Wednesday, 30 November 2011

High Tide01:18 (2.60m)
Low Tide07:44 (0.60m)
High Tide14:16 (2.40m)
Low Tide19:42 (1.00m)
HURRAH, HURRAH!! Back to normal, the original team all present and correct again, for the first time in weeks. The sea was perfect, the temperature was 10.2 degrees and even though it was a long way out we all managed a goodly swim. The topics of conversation were predominantly HURRAH and isn't it great to be together in the sea again. The sun rose above us and there was a single sun dog, shining larger than I've ever seen before. I couldn't quite capture it on the phone camera but I did get the geese as they flew over. Which reminded me of this, which I shared with The Pirate:

Sense of a Goose
Next Autumn, when you see geese heading south for the winter, flying in a “V” formation, you might consider what science has discovered as to why they fly that way. As each bird flaps its wings, it creates an uplift for the bird immediately following. By flying in a “V” formation, the whole flock adds at least 71 percent greater flying range than if each bird flew on its own.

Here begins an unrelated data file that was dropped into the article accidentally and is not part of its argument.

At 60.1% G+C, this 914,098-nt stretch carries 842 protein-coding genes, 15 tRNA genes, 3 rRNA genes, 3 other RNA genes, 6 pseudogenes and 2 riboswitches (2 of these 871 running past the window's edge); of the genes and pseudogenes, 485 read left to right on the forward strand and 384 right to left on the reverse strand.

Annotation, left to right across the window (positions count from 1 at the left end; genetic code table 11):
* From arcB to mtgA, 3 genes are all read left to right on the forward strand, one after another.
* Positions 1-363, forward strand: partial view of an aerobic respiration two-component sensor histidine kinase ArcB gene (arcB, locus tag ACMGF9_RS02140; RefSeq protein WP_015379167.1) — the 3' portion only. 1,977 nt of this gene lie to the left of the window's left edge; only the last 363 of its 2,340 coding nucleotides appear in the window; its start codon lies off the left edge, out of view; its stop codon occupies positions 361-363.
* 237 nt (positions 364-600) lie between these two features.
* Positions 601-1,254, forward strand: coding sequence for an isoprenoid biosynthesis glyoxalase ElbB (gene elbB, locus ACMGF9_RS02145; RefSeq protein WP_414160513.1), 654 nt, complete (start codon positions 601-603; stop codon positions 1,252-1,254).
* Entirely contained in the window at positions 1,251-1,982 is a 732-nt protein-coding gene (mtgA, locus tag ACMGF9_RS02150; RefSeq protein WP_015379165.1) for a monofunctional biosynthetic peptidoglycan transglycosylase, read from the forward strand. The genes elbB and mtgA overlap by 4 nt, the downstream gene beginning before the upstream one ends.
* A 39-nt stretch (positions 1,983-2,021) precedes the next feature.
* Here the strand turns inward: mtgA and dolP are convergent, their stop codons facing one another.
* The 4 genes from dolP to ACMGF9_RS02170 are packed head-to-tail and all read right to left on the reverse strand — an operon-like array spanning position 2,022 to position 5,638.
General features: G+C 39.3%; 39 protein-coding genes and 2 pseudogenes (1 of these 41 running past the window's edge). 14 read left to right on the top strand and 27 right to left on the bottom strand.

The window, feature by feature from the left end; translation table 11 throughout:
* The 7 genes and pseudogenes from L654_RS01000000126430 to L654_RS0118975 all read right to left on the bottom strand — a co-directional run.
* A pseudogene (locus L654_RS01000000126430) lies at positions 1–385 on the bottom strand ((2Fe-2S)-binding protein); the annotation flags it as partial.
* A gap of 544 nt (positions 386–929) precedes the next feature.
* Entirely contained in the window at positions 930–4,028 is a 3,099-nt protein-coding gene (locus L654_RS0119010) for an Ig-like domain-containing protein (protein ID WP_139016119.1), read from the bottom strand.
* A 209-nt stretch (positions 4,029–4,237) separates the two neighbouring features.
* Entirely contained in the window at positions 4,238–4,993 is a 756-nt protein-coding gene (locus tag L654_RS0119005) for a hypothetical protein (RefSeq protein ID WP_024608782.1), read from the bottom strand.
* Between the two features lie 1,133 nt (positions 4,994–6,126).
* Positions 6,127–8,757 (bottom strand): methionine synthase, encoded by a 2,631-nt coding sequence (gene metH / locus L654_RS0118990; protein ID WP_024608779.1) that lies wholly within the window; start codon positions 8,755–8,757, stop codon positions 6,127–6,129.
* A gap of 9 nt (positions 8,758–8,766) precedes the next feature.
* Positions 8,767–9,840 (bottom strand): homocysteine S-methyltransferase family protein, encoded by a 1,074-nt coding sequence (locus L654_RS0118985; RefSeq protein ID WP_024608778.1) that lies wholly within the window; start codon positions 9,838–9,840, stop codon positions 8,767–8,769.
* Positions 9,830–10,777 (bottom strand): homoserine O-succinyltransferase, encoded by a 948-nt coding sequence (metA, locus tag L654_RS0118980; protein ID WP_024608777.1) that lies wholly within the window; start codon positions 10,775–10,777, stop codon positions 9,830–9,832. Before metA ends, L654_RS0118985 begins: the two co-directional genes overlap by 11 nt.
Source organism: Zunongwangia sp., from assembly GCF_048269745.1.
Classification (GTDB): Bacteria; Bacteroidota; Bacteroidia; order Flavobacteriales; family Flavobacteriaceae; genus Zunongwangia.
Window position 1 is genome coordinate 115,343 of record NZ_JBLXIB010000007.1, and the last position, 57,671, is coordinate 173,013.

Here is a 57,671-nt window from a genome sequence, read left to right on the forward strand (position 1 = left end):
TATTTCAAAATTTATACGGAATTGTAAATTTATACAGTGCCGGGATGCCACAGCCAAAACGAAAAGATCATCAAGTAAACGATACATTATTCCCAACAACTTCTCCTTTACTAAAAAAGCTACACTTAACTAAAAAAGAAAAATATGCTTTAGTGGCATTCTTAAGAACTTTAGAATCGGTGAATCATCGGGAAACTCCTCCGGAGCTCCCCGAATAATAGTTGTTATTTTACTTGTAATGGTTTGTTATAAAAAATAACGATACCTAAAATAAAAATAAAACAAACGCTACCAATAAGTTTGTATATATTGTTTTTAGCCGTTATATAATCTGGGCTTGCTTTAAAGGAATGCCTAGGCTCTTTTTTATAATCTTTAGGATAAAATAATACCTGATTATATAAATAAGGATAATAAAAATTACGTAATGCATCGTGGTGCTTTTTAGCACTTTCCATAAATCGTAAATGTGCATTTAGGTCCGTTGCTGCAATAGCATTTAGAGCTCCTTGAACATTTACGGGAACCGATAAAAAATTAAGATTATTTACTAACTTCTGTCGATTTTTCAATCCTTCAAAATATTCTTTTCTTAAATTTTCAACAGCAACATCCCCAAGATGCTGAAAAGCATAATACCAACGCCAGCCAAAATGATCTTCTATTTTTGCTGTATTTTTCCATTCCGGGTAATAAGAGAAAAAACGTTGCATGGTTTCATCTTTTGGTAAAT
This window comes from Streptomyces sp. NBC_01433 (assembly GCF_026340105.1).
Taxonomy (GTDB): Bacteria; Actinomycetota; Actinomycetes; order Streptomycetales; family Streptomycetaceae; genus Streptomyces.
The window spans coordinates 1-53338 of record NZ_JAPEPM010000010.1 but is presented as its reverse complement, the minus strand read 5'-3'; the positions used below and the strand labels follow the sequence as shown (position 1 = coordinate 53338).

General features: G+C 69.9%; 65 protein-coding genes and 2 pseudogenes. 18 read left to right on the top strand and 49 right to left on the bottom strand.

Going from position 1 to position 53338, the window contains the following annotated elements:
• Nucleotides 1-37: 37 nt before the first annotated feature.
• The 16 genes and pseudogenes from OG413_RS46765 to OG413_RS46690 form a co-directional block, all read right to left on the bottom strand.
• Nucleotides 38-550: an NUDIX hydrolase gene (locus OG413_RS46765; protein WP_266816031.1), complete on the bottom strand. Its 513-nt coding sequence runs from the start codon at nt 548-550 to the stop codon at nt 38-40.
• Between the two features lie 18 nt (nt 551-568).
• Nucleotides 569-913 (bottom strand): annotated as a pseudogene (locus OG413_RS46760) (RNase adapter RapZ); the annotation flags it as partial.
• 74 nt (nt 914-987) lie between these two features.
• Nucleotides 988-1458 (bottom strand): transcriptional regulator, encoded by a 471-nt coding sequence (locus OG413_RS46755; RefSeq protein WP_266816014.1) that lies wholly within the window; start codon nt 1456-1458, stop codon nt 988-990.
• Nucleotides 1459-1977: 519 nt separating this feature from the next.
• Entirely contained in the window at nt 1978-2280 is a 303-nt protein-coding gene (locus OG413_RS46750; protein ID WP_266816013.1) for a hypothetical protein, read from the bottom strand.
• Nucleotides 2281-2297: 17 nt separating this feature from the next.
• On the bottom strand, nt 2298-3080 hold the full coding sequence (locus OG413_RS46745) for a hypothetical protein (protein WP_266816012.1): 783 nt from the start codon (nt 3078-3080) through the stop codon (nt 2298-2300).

People who share a common direction and sense of community can get where they are going more quickly and easily, because they are travelling on the thrust of one another.
When a goose falls out of formation, it suddenly feels the drag and resistance of trying to go it alone and quickly gets back into formation to take advantage of the lifting power of the bird in front.
If we have the sense of a goose, we will stay in formation with those people who are heading the same way we are.
When the head goose gets tired, it rotates back in the wing and another goose flies point.
It is sensible to take turns doing demanding jobs, whether with people or with geese flying south.
Geese honk from behind to encourage those up front to keep up their speed.
What message do we give when we honk from behind?
Finally – and this is important – when a goose gets sick or is wounded by gunshot, and falls out of the formation, two other geese fall out with that goose and follow it down to lend help and protection. They stay with the fallen goose until it is able to fly or until it dies; and only then do they launch out on their own, or with another formation to catch up with their own group.
If we have the sense of a goose, we will stand by each other like that.

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